The 3rd century was a chaotic time for the Roman Empire. After the assassination of the last Severan emperor, Severus Alexander, in 235, the combination of internal political turmoil, civil wars, Germanic invasions, increasing expansion of the Persian Sassanid Empire, economic depression and plagues, nearly drove the empire to collapse. By 268, like the Gaul of Julius Caesar’s time, the empire itself was divided into three parts — the Gallic Roman Empire (Gaul, Britannia and Hispania), the  Palmyrene Empire (Syria, Egypt, Arabia, Asia Minor) and the Roman Empire (Italy). It would be reunited under in 270 by Aurelian, builder of the walls around Rome. The Crisis would come to its full end with the ascension of Diocletian in 284, 26 dead emperors after it began.

So when Herennia Etruscilla was getting her hair did by extremely nimble-fingered ornatrices, she was enjoying what would be a very brief window of time at the top. Her husband Decius was acclaimed as emperor in September 249 after he killed his predecessor Philip the Arab. His reign lasted less than two years, ending with his death in battle at the hands of the Goths in June 251. His and Herennia Etruscilla’s oldest son and co-emperor died with him. Their youngest son, 13-year-old Hostilian, succeeded to the throne, but only as co-emperor to the troops’ choice Trebonianus Gallus, and only for a few months before his death either from plague or at the hand of said Trebonianus Gallus.

During those few months of Hostilian’s rise to the purple, Herennia Etruscilla acted as regent. Almost nothing is known about her life, but thanks to the devaluation of currency and the constant cranking out of coinage, we have a surprisingly rich record of her portraiture. There are 13 different coins from aurei to sestertii that feature her profile with views of her elaborate hairstyling.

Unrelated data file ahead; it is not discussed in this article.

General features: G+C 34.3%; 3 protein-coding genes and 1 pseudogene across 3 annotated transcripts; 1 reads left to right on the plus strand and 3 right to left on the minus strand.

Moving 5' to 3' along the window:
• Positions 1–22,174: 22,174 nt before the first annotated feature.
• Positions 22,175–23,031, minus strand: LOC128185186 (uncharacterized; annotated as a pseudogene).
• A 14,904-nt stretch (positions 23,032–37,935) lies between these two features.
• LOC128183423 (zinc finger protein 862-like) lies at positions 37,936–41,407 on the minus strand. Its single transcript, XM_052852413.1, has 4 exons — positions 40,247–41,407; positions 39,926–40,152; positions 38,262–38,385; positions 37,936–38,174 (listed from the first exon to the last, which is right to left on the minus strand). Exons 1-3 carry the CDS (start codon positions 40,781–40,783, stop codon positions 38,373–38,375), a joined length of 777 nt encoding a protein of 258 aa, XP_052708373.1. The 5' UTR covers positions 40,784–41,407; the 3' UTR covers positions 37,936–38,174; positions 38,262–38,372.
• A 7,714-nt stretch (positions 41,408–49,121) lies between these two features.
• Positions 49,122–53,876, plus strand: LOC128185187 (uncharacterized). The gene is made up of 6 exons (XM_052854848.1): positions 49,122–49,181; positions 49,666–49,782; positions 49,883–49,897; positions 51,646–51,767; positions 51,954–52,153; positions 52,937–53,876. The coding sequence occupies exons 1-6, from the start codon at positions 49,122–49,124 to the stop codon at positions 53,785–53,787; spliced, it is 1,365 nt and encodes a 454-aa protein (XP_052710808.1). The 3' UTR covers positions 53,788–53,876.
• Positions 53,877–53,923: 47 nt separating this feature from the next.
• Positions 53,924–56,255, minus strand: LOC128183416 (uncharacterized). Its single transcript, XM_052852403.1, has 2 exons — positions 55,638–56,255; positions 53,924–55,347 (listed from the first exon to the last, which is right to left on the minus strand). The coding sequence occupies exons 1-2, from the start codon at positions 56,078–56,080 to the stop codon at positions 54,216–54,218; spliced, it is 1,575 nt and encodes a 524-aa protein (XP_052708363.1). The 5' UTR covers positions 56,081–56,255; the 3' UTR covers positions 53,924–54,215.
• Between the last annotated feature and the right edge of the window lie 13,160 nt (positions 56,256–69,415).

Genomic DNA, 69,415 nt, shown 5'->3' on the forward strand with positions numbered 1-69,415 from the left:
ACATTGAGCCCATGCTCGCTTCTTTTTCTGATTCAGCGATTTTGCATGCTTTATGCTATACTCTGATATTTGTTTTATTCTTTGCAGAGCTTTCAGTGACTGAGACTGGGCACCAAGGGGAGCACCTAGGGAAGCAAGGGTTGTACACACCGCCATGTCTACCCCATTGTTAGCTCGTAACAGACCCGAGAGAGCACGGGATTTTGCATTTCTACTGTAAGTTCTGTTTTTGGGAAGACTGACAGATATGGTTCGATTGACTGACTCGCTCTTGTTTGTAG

From one of those coin portraits, Janet selected a nine-strand braid arranged in a column style, meaning in a single thick plait up the back of the head. It requires a dexterity beyond my comprehension and hair of such length and thickness that it’s no wonder it took Janet a decade to get to this look. It is truly a masterful feat of patience and skill. My one regret is that she wasn’t able to include the stephane — a Hellenic style of diadem that comes to a point in the front — that Herennia Etruscilla Augusta wears in all of her coins.

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Lumière’s train in 4K

Wednesday, February 5th, 2020

Arrival of a Train at La Ciotat, filmed by Auguste and Louis Lumière in 1895 and first shown to an amazed public in January 1896, has gone upscale, 4K upscale, to be precise. Urban legend has it that when audiences first viewed the train barreling towards them on the screen, they screamed and ran for the back of the room. There is no evidence that any such reaction actually happened, no contemporary accounts of it in the press or police reports, but the Lumière Brothers’ thoughtful camera placement certainly created a dynamic 50 seconds of film that caused a sensation.

Surviving prints of the original 35 mm film, while still perfectly viewable, show their age; they’re grainy, faded, scratched. Upscaling film using photochemical restoration methods costs tens of thousands of dollars. Videographer Denis Shiryaev used Gigapixel AI software, an application that deploys artificial intelligence algorithms to fill in the gaps in the images and upscale the 125-year-old film to 4K. He also used the freeware app Dain to interpolate missing frames. That’s a lot of bang for very few bucks.

Shiryaev’s digital restoration benefitted majorly from a source video that had already been restored, eliminating the striations, bubbles, stains, etc. and giving him a pristine slate.

Comparison time! Here’s a version of the original with an assortment of defects typical of old film:

Here’s the digitally restored version Shiryaev used as a source:

And here’s Shiryaev’s 4K, 60 frames per second upscale version:

I’m fascinated by the richness and depth of the images, but it’s giving me a bit of an uncanny valley vibe too. He also made a colorized version which is even uncannier.